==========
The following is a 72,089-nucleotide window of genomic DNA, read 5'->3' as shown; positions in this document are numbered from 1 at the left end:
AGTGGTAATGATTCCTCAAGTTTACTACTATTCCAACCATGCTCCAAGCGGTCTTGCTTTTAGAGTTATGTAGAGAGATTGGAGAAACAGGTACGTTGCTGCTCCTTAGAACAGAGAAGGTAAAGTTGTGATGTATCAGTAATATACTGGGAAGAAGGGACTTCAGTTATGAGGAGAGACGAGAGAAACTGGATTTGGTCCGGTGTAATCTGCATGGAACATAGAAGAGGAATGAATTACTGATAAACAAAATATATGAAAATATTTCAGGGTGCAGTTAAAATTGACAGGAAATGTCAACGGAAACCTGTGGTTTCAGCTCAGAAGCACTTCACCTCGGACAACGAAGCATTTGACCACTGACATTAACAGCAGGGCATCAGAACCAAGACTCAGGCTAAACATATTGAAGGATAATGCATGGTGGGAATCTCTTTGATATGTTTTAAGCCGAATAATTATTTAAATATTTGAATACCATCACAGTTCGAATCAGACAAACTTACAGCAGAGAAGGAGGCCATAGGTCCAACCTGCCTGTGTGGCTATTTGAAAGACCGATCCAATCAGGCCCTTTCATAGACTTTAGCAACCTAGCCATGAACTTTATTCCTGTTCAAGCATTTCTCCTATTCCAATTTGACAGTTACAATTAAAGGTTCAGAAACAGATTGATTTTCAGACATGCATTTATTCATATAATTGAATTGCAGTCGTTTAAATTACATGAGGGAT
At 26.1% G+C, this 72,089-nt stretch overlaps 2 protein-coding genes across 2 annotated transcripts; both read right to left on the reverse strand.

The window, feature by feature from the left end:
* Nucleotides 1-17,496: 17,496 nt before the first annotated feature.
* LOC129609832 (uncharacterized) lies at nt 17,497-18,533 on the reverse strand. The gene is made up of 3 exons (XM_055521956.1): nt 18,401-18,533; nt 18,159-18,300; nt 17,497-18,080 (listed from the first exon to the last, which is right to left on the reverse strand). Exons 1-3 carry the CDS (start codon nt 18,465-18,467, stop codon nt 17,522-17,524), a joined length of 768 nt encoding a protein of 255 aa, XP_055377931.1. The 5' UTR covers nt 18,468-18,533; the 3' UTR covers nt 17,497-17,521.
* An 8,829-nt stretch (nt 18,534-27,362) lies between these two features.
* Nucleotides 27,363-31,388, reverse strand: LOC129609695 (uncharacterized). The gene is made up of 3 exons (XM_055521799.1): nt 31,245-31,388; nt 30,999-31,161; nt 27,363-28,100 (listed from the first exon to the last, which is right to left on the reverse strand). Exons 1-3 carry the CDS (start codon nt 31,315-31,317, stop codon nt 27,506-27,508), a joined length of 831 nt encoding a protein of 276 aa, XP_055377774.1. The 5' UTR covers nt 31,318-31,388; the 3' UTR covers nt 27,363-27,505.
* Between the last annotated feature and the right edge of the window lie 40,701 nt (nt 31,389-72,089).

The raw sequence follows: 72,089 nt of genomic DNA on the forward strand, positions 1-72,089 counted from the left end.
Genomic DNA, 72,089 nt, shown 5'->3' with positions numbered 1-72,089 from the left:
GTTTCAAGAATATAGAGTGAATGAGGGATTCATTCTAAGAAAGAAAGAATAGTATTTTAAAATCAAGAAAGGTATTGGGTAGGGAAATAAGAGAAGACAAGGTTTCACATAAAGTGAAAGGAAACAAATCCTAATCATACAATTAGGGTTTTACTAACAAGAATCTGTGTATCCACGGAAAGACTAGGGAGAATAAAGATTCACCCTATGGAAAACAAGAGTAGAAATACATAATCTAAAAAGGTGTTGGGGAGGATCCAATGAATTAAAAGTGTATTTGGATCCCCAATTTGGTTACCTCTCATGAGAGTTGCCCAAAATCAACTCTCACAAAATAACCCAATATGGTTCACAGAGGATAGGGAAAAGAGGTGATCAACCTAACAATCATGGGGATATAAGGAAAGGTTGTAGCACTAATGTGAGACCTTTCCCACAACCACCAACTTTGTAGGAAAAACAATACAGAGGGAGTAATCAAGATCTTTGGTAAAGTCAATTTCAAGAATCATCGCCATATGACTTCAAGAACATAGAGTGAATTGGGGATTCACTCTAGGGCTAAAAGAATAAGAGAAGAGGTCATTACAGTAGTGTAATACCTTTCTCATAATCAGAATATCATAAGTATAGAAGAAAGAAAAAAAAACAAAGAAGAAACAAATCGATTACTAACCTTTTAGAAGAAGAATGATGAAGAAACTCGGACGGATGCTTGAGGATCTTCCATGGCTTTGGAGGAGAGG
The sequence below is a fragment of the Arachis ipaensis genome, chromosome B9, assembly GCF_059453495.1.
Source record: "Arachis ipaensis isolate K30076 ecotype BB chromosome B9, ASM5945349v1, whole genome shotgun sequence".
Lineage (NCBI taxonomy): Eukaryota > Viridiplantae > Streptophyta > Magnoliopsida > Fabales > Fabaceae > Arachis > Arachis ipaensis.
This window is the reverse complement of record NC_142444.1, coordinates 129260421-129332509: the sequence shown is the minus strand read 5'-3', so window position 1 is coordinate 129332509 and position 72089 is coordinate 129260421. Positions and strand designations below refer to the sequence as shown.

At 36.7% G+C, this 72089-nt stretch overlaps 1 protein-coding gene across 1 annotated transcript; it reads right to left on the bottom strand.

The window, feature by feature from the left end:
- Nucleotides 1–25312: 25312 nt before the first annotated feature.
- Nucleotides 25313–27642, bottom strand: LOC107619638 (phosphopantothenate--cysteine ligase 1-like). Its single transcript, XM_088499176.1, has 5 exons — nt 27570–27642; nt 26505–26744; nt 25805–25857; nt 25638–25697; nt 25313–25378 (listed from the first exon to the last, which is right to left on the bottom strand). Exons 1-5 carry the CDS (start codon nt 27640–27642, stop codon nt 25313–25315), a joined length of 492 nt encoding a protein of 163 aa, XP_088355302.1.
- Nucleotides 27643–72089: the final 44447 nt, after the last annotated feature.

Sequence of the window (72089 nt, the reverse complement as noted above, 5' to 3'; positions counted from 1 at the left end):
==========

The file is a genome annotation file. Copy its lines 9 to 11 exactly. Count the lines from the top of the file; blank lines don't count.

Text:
* Between the last annotated feature and the right edge of the window lie 40,701 nt (nt 31,389-72,089).

The raw sequence follows: 72,089 nt of genomic DNA on the forward strand, positions 1-72,089 counted from the left end.
Genomic DNA, 72,089 nt, shown 5'->3' with positions numbered 1-72,089 from the left: